Our driver was a cute Vietnamese guy who had a beady eye for nature. He stopped the boat whenever he saw something and would enthusiastically point it out to us. We saw so many kingfishers, herons and other river birds. We were also lucky enough to see wild monkeys in the trees and managed to get quite close to some of them. The river was peaceful, only seeing a couple of other small boats on our trip. It was a perfect evening and one of those ‘wow, this is my life’ type moments, I was feeling very happy and grateful. That evening we settled in at the lodge, enjoying more local Vietnamese cuisine and playing cards on our balcony overlooking the river.
The next morning we visited another sanctuary, but this time it was a bear sanctuary which had the same method as the gibbon sanctuary. They rescued bears from bear farms or bears that had been poached and caged then rehabilitated them back into the wild. Again, it was frightening that some people think it is normal to capture these animals and keep them caged and treat them so poorly. I think it comes down to brain washing and being uneducated in animal welfare. Again the guide was very knowledgeable and humble and you could tell he truly cared for the bears, he was positive in his outlook for their future. At this sanctuary they also had a few gibbons they cared for. Whilst we were there we were lucky enough to encounter some wild gibbons who paid us a visit.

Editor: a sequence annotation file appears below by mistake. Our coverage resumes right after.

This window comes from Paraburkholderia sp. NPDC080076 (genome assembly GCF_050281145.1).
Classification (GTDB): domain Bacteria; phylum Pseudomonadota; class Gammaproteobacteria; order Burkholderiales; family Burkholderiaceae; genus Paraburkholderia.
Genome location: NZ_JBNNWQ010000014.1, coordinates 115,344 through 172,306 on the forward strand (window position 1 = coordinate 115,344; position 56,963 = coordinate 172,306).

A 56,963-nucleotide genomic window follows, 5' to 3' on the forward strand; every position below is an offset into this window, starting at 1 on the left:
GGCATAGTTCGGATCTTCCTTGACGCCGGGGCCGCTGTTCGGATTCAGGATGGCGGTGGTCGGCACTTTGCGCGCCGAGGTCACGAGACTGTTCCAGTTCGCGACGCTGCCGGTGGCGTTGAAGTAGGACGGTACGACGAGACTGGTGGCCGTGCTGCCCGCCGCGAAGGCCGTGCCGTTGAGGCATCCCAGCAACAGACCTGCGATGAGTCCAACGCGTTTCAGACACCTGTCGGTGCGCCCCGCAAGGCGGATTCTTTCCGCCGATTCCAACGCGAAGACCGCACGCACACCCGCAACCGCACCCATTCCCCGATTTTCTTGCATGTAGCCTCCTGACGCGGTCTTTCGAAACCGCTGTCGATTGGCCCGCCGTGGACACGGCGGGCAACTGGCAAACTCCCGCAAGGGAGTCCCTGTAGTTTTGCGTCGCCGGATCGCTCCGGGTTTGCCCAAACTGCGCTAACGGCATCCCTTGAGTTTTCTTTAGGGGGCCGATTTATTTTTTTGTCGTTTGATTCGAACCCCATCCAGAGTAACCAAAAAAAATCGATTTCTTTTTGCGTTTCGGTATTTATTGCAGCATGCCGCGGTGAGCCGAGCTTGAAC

The guide said they were brought up at the sanctuary but were released into the wild. They remained living close to the sanctuary and often came in to seek shelter and find food. The gibbons were not scared of us humans and one came so close to us, swinging from branch to branch and nearly hitting Jonny on the head with it’s swinging legs!
Back at our lodge before departing back to Ho Chi Minh city we enjoyed playing with the litter of puppies who lived under one of the bamboo cabins. There were quite a few dogs that lived at the accommodation and these were obviously a result of that! I always find having dogs around very homely and comforting so the puppies made the weekend even better. I must admit it was very difficult not to snatch one into my backpack and bring it home to Ho Chi Minh!
On our return to the city on Sunday afternoon we decided it was time we started getting excited for Christmas. Our landlord left us a Christmas tree and decorations in a box, so obviously we began blasting the Christmas tunes in our apartment and assembled the tree! What a lovely relaxing and outdoorsy weekend with Jonny, I will not forget it!